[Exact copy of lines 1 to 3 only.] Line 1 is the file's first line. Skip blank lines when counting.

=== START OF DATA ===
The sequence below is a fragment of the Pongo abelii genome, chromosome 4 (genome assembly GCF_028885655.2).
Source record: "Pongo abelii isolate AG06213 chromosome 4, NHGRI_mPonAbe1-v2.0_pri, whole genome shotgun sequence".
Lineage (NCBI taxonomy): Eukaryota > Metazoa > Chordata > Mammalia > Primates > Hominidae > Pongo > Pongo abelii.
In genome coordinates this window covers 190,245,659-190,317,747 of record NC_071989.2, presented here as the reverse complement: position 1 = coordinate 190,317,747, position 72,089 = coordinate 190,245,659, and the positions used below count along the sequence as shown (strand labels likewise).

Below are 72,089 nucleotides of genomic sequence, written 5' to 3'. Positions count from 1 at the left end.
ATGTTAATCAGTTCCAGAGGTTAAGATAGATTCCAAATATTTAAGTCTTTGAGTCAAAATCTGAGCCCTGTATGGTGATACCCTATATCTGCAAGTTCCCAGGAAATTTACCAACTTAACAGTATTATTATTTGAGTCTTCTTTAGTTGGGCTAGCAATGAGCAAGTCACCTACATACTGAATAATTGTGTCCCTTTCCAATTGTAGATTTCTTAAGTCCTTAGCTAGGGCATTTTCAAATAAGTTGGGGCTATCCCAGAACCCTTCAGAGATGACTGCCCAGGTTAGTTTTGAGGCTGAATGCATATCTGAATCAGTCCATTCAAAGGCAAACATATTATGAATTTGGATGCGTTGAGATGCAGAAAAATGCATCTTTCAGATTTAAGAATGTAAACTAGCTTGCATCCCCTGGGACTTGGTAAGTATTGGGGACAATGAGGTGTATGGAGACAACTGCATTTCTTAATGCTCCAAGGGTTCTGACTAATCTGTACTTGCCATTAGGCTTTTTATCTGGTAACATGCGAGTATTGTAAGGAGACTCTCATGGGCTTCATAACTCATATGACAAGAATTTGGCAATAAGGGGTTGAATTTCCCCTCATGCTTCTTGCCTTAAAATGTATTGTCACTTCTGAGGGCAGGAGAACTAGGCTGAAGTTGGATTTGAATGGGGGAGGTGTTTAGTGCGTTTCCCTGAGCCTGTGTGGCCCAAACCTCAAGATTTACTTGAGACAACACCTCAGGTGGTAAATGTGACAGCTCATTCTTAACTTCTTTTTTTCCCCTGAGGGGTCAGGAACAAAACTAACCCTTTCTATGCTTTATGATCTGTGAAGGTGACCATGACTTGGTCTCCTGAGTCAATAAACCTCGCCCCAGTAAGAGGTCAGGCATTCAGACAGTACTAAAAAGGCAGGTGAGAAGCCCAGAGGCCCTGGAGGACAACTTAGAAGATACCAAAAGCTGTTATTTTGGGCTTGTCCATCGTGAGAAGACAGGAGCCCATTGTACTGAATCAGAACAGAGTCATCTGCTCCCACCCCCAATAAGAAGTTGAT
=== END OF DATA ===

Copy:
The sequence below is a fragment of the Pongo abelii genome, chromosome 4 (genome assembly GCF_028885655.2).
Source record: "Pongo abelii isolate AG06213 chromosome 4, NHGRI_mPonAbe1-v2.0_pri, whole genome shotgun sequence".
Lineage (NCBI taxonomy): Eukaryota > Metazoa > Chordata > Mammalia > Primates > Hominidae > Pongo > Pongo abelii.